Between nuclear armament and economic pragmatism: Is North Korea facing change?
The „Asia-Policy-Briefs“ analyze political and economic developments in Asia and reflect on their impact on Germany and Europe. The short briefing papers focus on current events as well as underlying trends in important large Asian countries. In addition, they seek to develop concepts and strategies to help governments and societies react to these ongoing changes.
The balance a year and a half after the power transfer to Kim Jong-Un in North Korea is undecided. The new nuclear test in February 2013 led to harsh sanctions, followed by a North Korean reaction that reached a new level with the threat of a nuclear first strike against US facilities. While it remained rhetorical, the escalation was not without consequences: The industrial zone of Kaesŏng that had been operated since 2004, a unique Korea-internal economic project, was closed and has been reopened recently. Yet the breakdown of the system, predicted by many analysts, has not happened yet. Neither have the reforms that were expected from the young man who has supposedly been educated in Switzerland. The country is not facing stagnation however – quite the opposite.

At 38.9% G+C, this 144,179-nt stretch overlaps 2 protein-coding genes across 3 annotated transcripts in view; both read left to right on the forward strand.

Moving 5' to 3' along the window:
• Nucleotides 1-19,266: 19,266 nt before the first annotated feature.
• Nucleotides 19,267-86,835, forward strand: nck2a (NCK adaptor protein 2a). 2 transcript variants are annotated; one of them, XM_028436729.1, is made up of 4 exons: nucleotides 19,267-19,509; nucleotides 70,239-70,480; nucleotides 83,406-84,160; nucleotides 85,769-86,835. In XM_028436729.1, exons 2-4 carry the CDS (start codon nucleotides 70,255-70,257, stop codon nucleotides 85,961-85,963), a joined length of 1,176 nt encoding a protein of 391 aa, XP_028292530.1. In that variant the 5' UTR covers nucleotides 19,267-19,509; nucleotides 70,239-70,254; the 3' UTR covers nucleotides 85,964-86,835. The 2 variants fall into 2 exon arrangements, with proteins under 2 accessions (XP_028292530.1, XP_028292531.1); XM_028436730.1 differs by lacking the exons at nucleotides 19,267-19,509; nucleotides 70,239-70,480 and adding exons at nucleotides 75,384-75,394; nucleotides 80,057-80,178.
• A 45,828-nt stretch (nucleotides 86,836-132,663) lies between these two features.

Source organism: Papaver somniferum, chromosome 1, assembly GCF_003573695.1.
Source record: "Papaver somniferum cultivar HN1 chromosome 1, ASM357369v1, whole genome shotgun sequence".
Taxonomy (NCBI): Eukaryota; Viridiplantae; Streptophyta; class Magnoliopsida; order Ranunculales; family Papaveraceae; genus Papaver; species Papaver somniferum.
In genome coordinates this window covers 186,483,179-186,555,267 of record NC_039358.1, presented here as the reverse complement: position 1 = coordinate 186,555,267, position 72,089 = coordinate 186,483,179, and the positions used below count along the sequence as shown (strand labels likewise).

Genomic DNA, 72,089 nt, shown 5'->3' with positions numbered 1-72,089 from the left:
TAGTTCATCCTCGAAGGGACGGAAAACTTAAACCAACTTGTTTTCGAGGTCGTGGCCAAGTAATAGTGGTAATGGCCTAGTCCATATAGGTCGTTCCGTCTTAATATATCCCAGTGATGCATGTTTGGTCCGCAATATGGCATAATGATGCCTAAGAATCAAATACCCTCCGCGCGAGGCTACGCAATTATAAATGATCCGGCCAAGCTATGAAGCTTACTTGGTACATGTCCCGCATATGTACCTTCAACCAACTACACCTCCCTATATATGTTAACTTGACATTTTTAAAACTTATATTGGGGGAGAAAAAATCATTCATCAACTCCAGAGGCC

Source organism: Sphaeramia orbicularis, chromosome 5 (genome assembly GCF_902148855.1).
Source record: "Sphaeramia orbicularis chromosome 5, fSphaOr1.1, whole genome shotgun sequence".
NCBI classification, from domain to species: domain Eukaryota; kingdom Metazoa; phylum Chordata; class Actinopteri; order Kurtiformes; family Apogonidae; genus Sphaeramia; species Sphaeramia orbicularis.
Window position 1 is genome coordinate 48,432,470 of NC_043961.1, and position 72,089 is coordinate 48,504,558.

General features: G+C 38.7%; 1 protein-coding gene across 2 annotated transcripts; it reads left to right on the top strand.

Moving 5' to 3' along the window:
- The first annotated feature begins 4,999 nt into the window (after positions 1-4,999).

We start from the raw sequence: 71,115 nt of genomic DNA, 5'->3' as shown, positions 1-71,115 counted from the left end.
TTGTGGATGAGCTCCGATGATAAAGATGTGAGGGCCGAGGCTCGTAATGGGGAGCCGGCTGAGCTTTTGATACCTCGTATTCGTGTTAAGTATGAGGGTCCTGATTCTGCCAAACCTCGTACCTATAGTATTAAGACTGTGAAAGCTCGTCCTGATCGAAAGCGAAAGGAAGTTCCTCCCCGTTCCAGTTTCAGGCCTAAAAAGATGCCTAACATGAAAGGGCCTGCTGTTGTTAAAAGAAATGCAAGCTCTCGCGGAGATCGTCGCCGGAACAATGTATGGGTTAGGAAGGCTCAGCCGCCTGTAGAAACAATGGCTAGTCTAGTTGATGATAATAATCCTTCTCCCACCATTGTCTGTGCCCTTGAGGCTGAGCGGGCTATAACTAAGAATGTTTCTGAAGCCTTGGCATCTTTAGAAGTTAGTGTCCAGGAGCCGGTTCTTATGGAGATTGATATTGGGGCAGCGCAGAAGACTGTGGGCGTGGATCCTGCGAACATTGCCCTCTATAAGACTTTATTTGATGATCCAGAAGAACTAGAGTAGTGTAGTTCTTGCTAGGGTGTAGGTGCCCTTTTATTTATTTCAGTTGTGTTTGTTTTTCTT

What has happened in North Korea in the last two years? What development trends are there and how can other countries approach them? These questions are discussed by Rüdiger Frank, Chair Professor of East Asian Economy and Society at the University of Vienna and Head of the Department of East Asian Studies in the new Asia Policy Brief. He finds a growing monetization of the North Korean economy and the rise of a new middle class that have the potential to fundamentally change the country.
What can the West do to encourage this transformation? To be sure, the strategic decisions are made in North Korea. But if other countries do not simply sit back and continue to wait for a collapse, Frank argues, they will have the limited opportunity to influence the environment for such decision making by encouraging economic cooperation independent of the political day-to-day-business. “The current system of North Korea is not sustainable. There is no way around opening up and engaging in liberalization. Other countries can, however, influence when and how this process will take place.”
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